Ignore the Little Voice Inside Your Head

by Lindsay Ballard on January 16th, 2012

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Admit it. The best part about a fresh paint job is the rush you feel when you walk into the room. You want to spend time staring at your new wall, lounge in your newly painted chair, and nap under that bright white ceiling. Then friends and family come to visit and you feel the rush all over again when they tell you how great it looks.

 

But instead of getting to that part where you feel the rush, are you hearing that little voice inside your head say, “What if you don’t like it?”

 

I often tell the readers of my blog that they shouldn’t let fear rule their decorating and color choices. Well, what if you don’t like your new paint color? Luckily, updating a room or a piece of furniture with paint is fairly cheap and easy as long as you keep it simple.

 

Always remember that you can choose another color if you don’t like your first attempt. I’ll never forget my husband declaring the color I chose to paint our very first kitchen “Hospital Green” when it went on the walls. You better believe that we went right back to the paint store to choose a different shade.

 

Since the “Hospital Green” debacle in our first house, I have embraced the ability to redo (or even undo) any paint project I attempt. I admittedly kept it simple in that first house with soft, muted tones. My love of color started when I took the leap and used a gorgeous turquoise in the dining room of our second home, and I’ve been working to breathe life onto my builders’ beige walls ever since.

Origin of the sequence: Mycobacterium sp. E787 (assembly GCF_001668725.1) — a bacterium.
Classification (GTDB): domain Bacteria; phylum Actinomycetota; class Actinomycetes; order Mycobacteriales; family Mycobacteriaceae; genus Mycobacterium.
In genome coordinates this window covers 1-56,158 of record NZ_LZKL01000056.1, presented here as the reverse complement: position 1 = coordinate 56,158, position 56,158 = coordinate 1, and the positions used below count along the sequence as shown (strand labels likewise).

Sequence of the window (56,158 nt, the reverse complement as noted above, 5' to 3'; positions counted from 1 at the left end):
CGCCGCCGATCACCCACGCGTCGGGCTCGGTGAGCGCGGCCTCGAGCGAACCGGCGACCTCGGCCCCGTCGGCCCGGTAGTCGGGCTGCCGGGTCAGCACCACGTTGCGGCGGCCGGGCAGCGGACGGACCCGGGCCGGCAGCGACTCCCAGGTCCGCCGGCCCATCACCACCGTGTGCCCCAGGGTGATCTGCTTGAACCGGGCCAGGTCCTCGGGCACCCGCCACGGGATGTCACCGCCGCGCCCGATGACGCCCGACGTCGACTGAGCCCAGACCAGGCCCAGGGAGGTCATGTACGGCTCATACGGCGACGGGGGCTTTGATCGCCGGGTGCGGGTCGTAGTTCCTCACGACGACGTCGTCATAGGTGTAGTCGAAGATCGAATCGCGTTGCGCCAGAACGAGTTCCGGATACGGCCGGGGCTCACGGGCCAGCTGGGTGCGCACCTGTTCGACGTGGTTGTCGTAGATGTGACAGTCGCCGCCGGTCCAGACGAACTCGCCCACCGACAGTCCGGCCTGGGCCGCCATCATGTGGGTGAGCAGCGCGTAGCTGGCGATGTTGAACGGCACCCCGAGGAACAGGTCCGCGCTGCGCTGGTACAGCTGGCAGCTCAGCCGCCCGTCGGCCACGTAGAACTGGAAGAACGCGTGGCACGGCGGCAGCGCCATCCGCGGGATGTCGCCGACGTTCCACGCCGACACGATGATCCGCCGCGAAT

These days, I generally like my painting projects on the bold side. Most recently, my husband and I updated our forgotten bedroom. We added a dark gray and white chevron pattern to two of our walls, highlighting each gray row with a silver metallic stripe underneath. The other two walls in our room are painted solid gray. I painted a few second-hand furniture pieces in a bright yellow, and the contrast is really cheerful.

 

 

If the bright yellow and patterned walls are a little too bold for your taste, remember that you can add color to a room and still keep it subtle. When choosing colors for my daughter’s nursery, I felt pulled towards soft, serene hues, thinking it would lead her to be a better sleeper than her older brother was when he was a baby! I ended up dividing the room into two parts by using chair rail molding, and I painted the top half of the walls an antique white and the bottom half a nice grey/beige, or “greige.” The colors aren’t scary, but they still bring a lot of personality to the room when used jointly. My heart still skips a beat every time I walk through the door, but it may have something to do with that sweet little girl who now sleeps in the crib.

 

 

Even just sticking to the basics can really update a room. Just recently, I spent my daughter’s naptime painting the baseboards in our powder bath. I had recently given the walls a fresh coat of paint and stenciled a graphic pattern on one of the walls, and the baseboards were looking a bit dingy and yellowed.

 

Generally, I try to avoid repainting trim because it’s kind of a pain. I usually end up with drips seeping under the painters tape onto my floor, and I curse myself for starting the process to begin with. So I decided to try out the new Glidden Trim and Door paint, which promises no drips and no brush marks. The paint, which has the consistency of yogurt, went on incredibly smoothly and lived up to its promise. I was able to paint the trim in the bathroom and get the paintbrush cleaned during my daughter’s short one-hour nap. Now I won’t avoid repainting trim in the future, and my bathroom looks bright and clean with just the addition of a little bit of high gloss white paint.

 

 

Do you feel paralyzed by that little voice inside of your head telling you not to paint or are you having difficulty choosing a color? Let us help! Visit the MyColortopia Advice Column and ask the team for advice. Chances are you’ll feel more confident about silencing that little voice and breaking out your paint roller.

Categories: Color, Examples

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